Uses This

Interview

What do people use to get the job done?

Sean Barrett

Sean Barrett

Game developer (Looking Glass Studios), musician

Who are you, and what do you do?

I'm Sean Barrett. Professionally, I develop a software library for game developers. In my free time I'm an independent game developer and a musician. I'm best known for what I squeeze in after all that: programming open source libraries that help independent game developers and others get things done.

Many years ago, I was a professional game developer at the much-loved, long- lamented Looking Glass Studios.

What hardware do you use?

At work I use a desktop with a 10-core Xeon E5-2680 and two Dell 3007 WFP monitors. At home I use a single desktop for both programming and music, so it's optimized for low noise, with a decent 4-core Intel CPU.

As a musician, I used to rely on the Roland VG-99 for all my guitar sounds, and I'll probably go back to it for the convenience at some point. But for the last few years, I've been sticking to an all-analog guitar signal path. To approximate the same flexibility I had with the VG-99, I use a "true bypass" footswitcher to choose rapidly from half a dozen distortion pedals mounted on a Pedaltrain 3 pedalboard with a Voodoo Lab Mondo so they don't need batteries. I own an American Fender Stratocaster, but with the VG-99 I used an Ibanez Strat clone because it's lighter and feels more comfortable; now I use a Steinberger Spirit GT-Pro Deluxe because it's even lighter. For bass guitar I play a Fender Precision Bass Special.

I mix using a pair of Bose stereo speakers, Sennheiser HD-280 Pro headphones, and Sony MDR-7506 headphones.

I sometimes livestream programming. For that, I use a Logitech C310 webcam, a CowboyStudio lighting kit, and a RODE NT1-A microphone, repurposed from my musical equipment.

And what software?

I'm not a fan of learning new user interfaces for little to no gain, so I use a lot of older software. I use Windows 7 at both work and home, with Classic Shell to emulate some features that were removed in Vista. I use Eudora for email.

For programming, I spend most of my time in vintage Microsoft Visual C++ 6, released in 1998, because the workflow is superior to newer Visual Studios for me. At home I run Windows 7 32-bit to avoid some of the clunkiness that occurs with this program when run in 64-bit Windows. For editing text in Windows outside of VC6, I use Metapad; when I'm on a Mac or Linux, I use vim.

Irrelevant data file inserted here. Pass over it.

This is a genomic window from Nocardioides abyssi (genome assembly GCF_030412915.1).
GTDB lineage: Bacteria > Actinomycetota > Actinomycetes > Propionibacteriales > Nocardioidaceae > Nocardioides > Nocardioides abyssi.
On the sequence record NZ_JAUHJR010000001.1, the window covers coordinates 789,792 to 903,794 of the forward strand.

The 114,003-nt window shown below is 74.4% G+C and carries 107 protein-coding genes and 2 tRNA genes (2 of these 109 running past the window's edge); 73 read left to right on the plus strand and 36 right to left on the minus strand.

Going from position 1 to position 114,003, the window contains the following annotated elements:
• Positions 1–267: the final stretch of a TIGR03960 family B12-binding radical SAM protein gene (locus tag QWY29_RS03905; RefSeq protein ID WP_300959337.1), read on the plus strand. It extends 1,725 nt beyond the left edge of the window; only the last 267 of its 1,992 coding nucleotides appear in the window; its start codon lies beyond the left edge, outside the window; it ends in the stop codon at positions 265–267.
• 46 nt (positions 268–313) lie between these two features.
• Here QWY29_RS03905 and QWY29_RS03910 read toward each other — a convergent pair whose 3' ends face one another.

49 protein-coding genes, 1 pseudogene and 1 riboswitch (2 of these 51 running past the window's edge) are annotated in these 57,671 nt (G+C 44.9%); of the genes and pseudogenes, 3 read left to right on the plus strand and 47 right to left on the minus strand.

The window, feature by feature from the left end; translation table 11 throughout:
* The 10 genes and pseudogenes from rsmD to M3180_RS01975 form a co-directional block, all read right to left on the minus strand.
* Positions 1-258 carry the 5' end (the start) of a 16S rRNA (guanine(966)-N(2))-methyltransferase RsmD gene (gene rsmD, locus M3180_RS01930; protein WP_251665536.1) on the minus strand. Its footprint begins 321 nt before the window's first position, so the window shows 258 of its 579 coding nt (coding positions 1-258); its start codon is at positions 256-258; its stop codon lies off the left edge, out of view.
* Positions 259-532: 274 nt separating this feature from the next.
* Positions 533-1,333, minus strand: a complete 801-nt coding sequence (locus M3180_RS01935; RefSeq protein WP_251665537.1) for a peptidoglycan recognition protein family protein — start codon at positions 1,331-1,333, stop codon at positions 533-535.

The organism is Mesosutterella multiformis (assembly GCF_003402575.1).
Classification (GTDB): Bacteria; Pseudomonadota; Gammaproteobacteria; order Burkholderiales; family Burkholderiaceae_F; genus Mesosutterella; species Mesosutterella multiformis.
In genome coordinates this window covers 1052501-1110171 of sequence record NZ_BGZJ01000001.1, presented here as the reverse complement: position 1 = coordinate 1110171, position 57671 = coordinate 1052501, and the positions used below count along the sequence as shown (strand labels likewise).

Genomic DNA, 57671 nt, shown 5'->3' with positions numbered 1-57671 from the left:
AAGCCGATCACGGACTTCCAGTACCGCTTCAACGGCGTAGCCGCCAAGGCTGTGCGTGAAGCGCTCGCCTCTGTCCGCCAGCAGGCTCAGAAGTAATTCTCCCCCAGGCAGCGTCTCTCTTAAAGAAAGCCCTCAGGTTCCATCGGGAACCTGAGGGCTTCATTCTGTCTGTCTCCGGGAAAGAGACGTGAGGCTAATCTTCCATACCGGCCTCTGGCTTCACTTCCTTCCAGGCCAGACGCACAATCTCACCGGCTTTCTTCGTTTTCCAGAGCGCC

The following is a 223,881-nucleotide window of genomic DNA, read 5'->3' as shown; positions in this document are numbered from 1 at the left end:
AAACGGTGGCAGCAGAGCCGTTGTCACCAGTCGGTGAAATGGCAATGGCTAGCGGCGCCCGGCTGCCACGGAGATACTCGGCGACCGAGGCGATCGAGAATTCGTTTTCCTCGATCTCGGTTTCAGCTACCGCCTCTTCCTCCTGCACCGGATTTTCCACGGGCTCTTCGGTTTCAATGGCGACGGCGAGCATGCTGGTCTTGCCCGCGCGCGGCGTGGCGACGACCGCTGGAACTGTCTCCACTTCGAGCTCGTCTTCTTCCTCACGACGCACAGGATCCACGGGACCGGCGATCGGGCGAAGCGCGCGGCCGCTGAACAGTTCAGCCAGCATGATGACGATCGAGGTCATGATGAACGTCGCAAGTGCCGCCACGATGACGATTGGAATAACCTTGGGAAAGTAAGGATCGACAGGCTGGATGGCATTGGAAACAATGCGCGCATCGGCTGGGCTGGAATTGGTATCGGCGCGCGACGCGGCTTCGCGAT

For version control, it varies. At work I use Perforce. My open source libraries use Git so I can use GitHub to manage other people's contributions. My own code, game projects, and my most recent music are maintained with CMirror, a custom tool with a streamlined single-user workflow that is basically glorified backups.

For music production, I tried Pro Tools LE, but it wasn't for me. I use REAPER, the only DAW software I've found which embraces the capabilities of digital, avoiding imitating analog production where it's unnecessary. My most common plug-ins are FreeAmp, Superior Drummer 2.0, and plug-ins from Kontakt Komplete. For composing ideas, I often draw MIDI in REAPER and play it back with the ForteDXi GM sample set. For the rare times I'm writing for orchestra, I use my own custom sequencing/playback software which uses samples from an old version of Vienna Symphonic Library back when you could get raw samples instead of only virtual instruments.

I livestream using OBS, capture game footage with Fraps, and edit video with Sony Vegas Pro (for which I have to boot to 64-bit Windows).

What would be your dream setup?

I'm actually pretty much there for most things; for example, at home I have only one 30" monitor, because the two I have at work is really more than I need; instead I just have a smaller second monitor turned sideways.

For music, it would be cool to have a larger space where I could leave out all my instruments in their own places and play them at any time of the day or night.

For programming, the dream setup would be to have a computer with software that worked well and wasn't flaky and didn't have license server issues or interoperation issues or plug-ins that crashed half the time. In other words, software that doesn't exist: purely theoretical software which is better than almost all the software you can actually buy or download. (Of everything I use, REAPER is the only thing that is close.)

As a game developer, it's also mostly about things that don't exist. I make the open source libraries I wish I had, so I'm doing pretty well there. But, for example, I wish I could buy or license instrument samples so I could construct dynamic music in-game, but nobody sells samples anymore, only virtual instruments, and the license on samples back when you could get them forbids that usage. (I'd love to fund someone to make orchestral samples and put them in the public domain.)